OVER THE RIVER AND THROUGH THE WOODS, IT’S CROSSCOUNTRY SKIING WE GO
Millions of people snow ski every winter all through the world. I am one of those skiers and truly enjoy getting out on the slopes, strapping on my skis and heading down hill at breakneck speeds. Well, at least I used to. Now however I am older and much wiser and have learned that going downhill on a pair of skis, though it is fun and challenging, will eventually result in my demise or at the very least a broken bone or two. Having learned this valuable lesson I went looking for a better way to enjoy the winter months while still being able to ski. The answer I found was cross country skiing.
Cross country skiing is a sport that is every bit as demanding as downhill skiing without the risk of falling off of the side of a mountain or plummeting headlong into an immoveable object such as a tree. Yes, there are trees on the cross country trails. And yes, you could hit one but it won’t be at such a speed that you’ll tear off a body part. Now you can slip, fall, slide, glide and have a wonderful time in the snow on your cross country skis without great risk of bodily harm.
To cross country ski requires a new set of specialized skis and skills. Let’s explore some of the equipment you’ll need and how it best fits your personal needs.
Two types of cross country skis dominate the market as of this writing. The first one is called the touring ski. It is a slightly longer ski and is narrower and lighter than the other type of ski called the metal edge touring ski. Both types are generally used on the same trails but the metal edge skis allow the skier to glide over somewhat rougher snow than the regular touring ski without metal edges. Also, the metal edge skis are slightly shorter and offer better maneuverability and are wider thereby offering more stability and flotation in deeper snow. Metal edge skis get a better bite in the snow and work best in hard packed or icy snow conditions. With metal edge skis you can turn better thereby helping you avoid those nasty nosedives into the snow.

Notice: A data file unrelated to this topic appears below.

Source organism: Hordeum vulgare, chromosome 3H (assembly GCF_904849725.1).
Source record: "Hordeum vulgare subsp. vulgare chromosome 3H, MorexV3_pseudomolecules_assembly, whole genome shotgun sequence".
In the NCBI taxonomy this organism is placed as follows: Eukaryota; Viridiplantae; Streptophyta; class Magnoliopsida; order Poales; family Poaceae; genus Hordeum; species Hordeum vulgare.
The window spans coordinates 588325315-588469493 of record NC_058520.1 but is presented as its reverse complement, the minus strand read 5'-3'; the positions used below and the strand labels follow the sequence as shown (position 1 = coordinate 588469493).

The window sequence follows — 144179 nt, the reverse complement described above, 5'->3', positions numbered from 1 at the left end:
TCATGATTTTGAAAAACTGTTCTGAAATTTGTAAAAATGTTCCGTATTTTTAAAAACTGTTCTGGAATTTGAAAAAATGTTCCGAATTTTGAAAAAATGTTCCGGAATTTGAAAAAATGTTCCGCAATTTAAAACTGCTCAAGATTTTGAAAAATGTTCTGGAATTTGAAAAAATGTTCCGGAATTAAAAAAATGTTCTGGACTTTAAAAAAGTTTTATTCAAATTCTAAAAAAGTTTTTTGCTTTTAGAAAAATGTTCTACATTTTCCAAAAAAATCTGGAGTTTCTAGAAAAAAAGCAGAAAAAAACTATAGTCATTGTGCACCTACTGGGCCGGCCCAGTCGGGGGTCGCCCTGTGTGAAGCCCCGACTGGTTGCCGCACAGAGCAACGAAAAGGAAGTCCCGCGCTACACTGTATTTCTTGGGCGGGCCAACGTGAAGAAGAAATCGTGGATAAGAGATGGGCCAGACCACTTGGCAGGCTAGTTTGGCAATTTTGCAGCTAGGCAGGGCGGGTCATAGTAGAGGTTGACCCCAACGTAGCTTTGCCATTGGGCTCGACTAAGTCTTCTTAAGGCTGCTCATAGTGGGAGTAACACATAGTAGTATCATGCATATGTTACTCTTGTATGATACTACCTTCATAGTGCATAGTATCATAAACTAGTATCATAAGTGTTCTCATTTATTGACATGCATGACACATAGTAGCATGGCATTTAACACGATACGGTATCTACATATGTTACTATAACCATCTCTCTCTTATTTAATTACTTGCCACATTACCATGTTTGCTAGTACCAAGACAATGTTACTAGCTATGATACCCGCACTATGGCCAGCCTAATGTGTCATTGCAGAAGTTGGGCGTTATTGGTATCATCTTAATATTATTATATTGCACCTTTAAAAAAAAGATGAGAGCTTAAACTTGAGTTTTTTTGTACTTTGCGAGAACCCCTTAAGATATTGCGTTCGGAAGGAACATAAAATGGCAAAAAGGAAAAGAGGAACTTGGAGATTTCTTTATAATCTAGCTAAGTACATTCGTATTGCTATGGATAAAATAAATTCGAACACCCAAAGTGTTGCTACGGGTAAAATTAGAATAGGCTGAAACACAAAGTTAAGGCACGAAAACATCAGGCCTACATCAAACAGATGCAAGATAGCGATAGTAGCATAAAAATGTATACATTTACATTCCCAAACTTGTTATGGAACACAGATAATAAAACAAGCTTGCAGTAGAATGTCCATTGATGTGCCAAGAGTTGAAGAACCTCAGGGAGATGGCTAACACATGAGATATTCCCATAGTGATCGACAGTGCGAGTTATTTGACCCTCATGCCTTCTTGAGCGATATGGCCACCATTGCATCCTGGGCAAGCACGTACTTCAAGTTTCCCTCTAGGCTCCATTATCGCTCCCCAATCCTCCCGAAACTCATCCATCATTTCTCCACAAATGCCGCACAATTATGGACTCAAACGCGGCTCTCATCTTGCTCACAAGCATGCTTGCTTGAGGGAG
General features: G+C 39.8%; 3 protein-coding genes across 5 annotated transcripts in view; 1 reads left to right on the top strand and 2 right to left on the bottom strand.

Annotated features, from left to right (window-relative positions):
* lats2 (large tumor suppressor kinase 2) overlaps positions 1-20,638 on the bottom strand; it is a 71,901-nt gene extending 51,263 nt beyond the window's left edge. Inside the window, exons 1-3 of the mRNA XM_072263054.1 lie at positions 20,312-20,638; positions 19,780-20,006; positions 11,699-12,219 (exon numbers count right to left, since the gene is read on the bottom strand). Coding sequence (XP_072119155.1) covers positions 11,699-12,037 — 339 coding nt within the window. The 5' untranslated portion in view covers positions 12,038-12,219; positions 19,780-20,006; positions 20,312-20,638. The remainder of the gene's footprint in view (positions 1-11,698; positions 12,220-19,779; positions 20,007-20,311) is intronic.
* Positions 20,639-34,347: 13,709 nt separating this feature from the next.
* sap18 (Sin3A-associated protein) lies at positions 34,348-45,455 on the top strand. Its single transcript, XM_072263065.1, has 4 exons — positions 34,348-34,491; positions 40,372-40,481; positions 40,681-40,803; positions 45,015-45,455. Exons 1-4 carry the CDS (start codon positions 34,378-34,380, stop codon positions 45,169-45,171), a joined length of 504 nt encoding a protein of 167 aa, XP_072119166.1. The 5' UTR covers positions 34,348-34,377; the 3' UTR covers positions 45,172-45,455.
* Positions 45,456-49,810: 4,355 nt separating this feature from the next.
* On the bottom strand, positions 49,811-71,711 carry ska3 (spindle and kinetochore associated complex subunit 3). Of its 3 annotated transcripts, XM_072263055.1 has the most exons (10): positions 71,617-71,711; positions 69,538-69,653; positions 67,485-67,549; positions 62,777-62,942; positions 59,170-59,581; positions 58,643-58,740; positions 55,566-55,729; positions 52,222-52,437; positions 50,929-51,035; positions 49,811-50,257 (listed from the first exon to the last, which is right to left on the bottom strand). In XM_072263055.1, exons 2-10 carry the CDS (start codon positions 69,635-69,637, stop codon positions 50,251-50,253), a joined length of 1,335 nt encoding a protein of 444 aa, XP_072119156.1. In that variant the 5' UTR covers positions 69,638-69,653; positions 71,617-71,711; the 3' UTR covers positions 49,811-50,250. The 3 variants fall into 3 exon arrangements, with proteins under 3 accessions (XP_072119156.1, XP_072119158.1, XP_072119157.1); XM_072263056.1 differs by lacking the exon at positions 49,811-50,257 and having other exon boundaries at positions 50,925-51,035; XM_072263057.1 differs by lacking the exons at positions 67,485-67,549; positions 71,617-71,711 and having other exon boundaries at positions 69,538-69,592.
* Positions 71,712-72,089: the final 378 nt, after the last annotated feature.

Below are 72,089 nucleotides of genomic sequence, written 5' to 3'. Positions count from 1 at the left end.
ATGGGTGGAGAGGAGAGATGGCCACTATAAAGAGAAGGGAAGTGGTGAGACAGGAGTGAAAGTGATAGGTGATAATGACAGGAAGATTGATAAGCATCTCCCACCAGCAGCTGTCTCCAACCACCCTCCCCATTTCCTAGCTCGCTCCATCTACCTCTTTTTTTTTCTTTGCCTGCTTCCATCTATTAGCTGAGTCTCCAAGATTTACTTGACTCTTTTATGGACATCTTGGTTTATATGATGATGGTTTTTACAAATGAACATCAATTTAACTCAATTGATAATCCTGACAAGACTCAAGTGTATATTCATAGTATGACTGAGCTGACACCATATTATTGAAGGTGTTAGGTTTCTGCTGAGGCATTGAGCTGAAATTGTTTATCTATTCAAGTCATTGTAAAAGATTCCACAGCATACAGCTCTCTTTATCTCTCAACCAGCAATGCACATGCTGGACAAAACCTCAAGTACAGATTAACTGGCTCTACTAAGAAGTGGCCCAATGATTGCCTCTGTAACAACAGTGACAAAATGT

Ski length is also a consideration when choosing your skis. As technology has improved in the ski manufacturing market skis have become shorter. As a general rule of thumb you should measure your ski length by raising your arm straight up and then chose a ski that comes from the ground up to your wrist. You can go with a shorter ski. By doing so you’ll increase your ability to control them in rougher snow however shorter skis weigh a little more than the normal cross country ski they will be somewhat slower. Choosing the ski that best fits your size and weight is important. If you’re a little overweight it could be to your advantage to choose a ski that is a little wider which will help with the weight displacement while skiing. If you are slight in build it would be wise to choose a longer, narrower ski.
Prices of your new skis vary from $35.00 for a short children’s ski with binding included to several hundred dollars for adult sized skis. Of course this is just the beginning as you must add bindings, ski boots, and ski poles to your package before you can head out to the trails. It is worth the expense though because the quality of skis these days assure you of a long life of your chosen ski package. Before you know it you will be going over the river and through the woods as cross country skiing you go.